Work continues on the Bell/Agusta Aerospace BA609 civil tiltrotor program, with more than 100 people dedicated by both Bell Helicopter and AgustaWestland to ongoing flight test and certification tasks. FAA certification is now planned for 2012, according to a Bell spokesman, and the two flight test BA609s–one based at Bell facilities in Texas and one at AgustaWestland in Italy–have logged more than 400 hours. Two additional test BA609s are under construction and should enter the flight test program in 2010, the spokesman said.
Typically, early flight testing doesn’t earn a manufacturer credit for tests specifically targeted at meeting certification objectives. In the BA609’s case, the spokesman said, “We are currently conducting developmental flight tests to clear the expected flight envelope, to be followed by certification testing, but the development testing will provide some of the data used for certification.” He was unable to say how many or what percentage of the 400 hours flown thus far will count toward certification requirements.
In the flight testing, he added, “We have flown over 400 flight hours and hit the corners of the projected flight envelope including speeds over 300 knots; altitudes up 25,000 feet; pulling over 3 g; and demonstrating very good hover, low-speed and high-speed handling qualities.”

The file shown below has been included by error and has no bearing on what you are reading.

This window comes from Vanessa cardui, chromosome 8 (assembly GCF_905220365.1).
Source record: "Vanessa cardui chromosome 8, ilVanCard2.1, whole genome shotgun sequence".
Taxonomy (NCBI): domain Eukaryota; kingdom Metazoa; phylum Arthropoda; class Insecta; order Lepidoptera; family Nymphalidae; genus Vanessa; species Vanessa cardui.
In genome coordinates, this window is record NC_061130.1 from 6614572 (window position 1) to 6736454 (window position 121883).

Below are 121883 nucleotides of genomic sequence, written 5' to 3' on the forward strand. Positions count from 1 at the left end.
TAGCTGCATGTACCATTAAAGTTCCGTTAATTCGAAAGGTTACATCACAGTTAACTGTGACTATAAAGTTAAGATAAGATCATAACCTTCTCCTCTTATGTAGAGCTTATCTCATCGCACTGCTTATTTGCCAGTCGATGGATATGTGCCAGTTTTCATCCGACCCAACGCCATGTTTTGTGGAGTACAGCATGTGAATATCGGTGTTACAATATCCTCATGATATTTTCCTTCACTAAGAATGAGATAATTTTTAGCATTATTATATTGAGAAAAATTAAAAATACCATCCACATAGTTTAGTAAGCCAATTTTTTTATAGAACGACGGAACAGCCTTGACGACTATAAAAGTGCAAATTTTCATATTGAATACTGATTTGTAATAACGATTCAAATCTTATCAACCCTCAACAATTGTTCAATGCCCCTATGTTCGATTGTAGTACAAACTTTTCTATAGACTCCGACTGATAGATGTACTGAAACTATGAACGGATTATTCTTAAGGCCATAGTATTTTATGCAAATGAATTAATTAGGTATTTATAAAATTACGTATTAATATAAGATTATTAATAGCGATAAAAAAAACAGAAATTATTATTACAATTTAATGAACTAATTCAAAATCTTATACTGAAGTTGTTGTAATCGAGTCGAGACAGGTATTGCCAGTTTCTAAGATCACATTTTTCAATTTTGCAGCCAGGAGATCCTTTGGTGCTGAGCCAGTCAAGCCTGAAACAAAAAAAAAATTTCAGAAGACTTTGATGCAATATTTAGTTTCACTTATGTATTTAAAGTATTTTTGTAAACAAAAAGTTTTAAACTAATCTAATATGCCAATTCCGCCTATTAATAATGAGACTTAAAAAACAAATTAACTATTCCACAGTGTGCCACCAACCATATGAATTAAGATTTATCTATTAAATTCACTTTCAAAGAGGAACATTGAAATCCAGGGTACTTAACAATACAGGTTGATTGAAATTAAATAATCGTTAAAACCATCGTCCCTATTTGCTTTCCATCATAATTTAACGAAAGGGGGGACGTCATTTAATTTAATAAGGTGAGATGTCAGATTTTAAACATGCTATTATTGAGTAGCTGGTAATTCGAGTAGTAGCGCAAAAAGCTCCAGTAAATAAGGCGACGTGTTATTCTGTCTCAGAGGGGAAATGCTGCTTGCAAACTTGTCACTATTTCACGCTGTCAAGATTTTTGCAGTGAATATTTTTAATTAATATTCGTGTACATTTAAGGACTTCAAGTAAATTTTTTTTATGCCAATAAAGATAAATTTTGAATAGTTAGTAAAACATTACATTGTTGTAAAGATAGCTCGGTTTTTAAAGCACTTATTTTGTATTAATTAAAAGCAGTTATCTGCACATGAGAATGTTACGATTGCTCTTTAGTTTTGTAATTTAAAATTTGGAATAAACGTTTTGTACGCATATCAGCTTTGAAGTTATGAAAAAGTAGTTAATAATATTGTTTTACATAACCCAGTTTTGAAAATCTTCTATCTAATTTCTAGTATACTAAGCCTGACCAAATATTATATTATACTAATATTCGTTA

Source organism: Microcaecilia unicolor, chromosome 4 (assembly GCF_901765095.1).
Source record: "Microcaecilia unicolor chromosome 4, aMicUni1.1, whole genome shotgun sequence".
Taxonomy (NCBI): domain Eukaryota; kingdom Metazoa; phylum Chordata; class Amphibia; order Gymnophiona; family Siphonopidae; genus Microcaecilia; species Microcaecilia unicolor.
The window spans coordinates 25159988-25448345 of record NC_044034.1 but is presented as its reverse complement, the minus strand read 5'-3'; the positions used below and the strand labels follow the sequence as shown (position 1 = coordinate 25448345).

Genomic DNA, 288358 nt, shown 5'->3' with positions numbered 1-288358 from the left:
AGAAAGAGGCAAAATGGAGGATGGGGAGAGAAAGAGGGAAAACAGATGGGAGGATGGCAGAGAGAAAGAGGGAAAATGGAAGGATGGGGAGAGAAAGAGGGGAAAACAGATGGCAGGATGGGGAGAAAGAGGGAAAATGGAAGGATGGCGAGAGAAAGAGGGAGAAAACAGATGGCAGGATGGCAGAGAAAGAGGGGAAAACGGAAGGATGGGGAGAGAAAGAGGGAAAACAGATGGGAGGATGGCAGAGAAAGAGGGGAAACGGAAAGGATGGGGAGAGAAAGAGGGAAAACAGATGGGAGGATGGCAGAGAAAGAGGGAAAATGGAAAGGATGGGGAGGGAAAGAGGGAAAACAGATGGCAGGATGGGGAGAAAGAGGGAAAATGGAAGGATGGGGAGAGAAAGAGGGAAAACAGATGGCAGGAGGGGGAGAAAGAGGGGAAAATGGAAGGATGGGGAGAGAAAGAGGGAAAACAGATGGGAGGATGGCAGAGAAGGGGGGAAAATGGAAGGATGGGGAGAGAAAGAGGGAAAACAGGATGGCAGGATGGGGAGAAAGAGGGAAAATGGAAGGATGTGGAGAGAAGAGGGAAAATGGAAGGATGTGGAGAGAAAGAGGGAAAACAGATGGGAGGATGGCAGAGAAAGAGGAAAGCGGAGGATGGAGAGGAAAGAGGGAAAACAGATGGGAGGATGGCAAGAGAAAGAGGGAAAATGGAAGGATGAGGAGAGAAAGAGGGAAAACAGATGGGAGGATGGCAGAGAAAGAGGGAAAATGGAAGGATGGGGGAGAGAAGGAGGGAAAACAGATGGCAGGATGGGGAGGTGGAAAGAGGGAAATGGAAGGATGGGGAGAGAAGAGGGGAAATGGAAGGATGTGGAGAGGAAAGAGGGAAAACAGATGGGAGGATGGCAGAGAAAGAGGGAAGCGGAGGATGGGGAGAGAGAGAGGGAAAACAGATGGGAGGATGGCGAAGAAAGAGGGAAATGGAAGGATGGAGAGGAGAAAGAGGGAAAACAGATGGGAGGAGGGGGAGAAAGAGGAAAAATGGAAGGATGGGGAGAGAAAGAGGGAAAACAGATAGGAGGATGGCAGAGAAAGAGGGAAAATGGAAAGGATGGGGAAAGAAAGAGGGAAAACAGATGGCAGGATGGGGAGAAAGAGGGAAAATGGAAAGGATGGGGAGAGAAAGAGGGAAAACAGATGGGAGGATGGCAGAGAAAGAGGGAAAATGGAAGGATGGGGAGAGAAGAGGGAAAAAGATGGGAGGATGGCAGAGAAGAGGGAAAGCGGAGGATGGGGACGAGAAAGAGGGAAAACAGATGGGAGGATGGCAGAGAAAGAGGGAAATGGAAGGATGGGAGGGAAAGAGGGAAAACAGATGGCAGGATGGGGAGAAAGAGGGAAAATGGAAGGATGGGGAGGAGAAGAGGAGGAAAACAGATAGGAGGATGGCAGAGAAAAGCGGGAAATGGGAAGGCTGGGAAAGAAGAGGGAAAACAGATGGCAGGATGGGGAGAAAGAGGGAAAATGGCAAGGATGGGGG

There are about 80 orders for BA609s, and Bell/Agusta Aerospace is still putting money into the BA609 program at a steady pace, with no reduction due to the recession, according to the spokesman.
Basic specifications for the BA609 have not changed and include seating for six to nine passengers, 750-nm maximum range (no reserve) or with aux tanks 1,000 nm, 275-knot maximum cruise speed and 16,800 mtow. Two Pratt & Whitney Canada PT6-67As power the tiltrotor BA609. Hover-in-ground-effect (ISA, mtow) is 5,000 feet, and one-engine inoperative service ceiling is 12,800 feet.
In late 2007 the Bell/Agusta Aerospace joint venture officially applied for an FAA type certificate. The FAA released a draft certification basis for the BA609 last year and concurrent FAA and EASA certification is being pursued. The BA609 represents the first new category aircraft, called “powered lift,” to apply for FAA certification since civil certified helicopters were introduced in 1946. “The 609 will be certified to transport category requirements. It requires a combination of rotary-wing and fixed-wing rules that have been agreed to with the FAA,” said the spokesman.